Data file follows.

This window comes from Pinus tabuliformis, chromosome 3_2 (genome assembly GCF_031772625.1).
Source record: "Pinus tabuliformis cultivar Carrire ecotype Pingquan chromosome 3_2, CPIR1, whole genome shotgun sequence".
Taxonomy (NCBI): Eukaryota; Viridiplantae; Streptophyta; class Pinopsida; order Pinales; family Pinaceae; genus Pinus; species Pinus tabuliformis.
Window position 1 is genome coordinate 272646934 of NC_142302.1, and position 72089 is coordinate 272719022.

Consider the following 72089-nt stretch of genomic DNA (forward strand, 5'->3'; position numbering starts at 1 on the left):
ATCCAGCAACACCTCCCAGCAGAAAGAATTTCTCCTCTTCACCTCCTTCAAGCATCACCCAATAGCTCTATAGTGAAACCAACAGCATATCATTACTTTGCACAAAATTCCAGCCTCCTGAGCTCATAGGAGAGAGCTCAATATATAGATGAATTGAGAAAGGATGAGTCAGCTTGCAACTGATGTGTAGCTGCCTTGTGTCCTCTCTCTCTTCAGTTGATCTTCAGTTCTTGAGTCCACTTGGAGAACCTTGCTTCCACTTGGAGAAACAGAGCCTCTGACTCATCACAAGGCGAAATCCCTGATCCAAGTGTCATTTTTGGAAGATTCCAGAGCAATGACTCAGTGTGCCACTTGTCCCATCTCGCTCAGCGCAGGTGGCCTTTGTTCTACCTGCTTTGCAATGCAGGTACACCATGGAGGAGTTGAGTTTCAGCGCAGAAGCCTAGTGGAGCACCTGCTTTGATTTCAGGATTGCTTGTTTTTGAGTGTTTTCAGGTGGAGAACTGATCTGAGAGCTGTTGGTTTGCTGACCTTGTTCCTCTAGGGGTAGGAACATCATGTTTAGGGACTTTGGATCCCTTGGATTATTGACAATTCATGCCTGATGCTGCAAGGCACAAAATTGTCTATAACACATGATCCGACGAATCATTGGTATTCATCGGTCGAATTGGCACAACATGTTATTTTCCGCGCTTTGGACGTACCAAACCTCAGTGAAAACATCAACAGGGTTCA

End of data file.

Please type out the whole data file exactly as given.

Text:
This window comes from Pinus tabuliformis, chromosome 3_2 (genome assembly GCF_031772625.1).
Source record: "Pinus tabuliformis cultivar Carrire ecotype Pingquan chromosome 3_2, CPIR1, whole genome shotgun sequence".
Taxonomy (NCBI): Eukaryota; Viridiplantae; Streptophyta; class Pinopsida; order Pinales; family Pinaceae; genus Pinus; species Pinus tabuliformis.
Window position 1 is genome coordinate 272646934 of NC_142302.1, and position 72089 is coordinate 272719022.

Consider the following 72089-nt stretch of genomic DNA (forward strand, 5'->3'; position numbering starts at 1 on the left):
ATCCAGCAACACCTCCCAGCAGAAAGAATTTCTCCTCTTCACCTCCTTCAAGCATCACCCAATAGCTCTATAGTGAAACCAACAGCATATCATTACTTTGCACAAAATTCCAGCCTCCTGAGCTCATAGGAGAGAGCTCAATATATAGATGAATTGAGAAAGGATGAGTCAGCTTGCAACTGATGTGTAGCTGCCTTGTGTCCTCTCTCTCTTCAGTTGATCTTCAGTTCTTGAGTCCACTTGGAGAACCTTGCTTCCACTTGGAGAAACAGAGCCTCTGACTCATCACAAGGCGAAATCCCTGATCCAAGTGTCATTTTTGGAAGATTCCAGAGCAATGACTCAGTGTGCCACTTGTCCCATCTCGCTCAGCGCAGGTGGCCTTTGTTCTACCTGCTTTGCAATGCAGGTACACCATGGAGGAGTTGAGTTTCAGCGCAGAAGCCTAGTGGAGCACCTGCTTTGATTTCAGGATTGCTTGTTTTTGAGTGTTTTCAGGTGGAGAACTGATCTGAGAGCTGTTGGTTTGCTGACCTTGTTCCTCTAGGGGTAGGAACATCATGTTTAGGGACTTTGGATCCCTTGGATTATTGACAATTCATGCCTGATGCTGCAAGGCACAAAATTGTCTATAACACATGATCCGACGAATCATTGGTATTCATCGGTCGAATTGGCACAACATGTTATTTTCCGCGCTTTGGACGTACCAAACCTCAGTGAAAACATCAACAGGGTTCA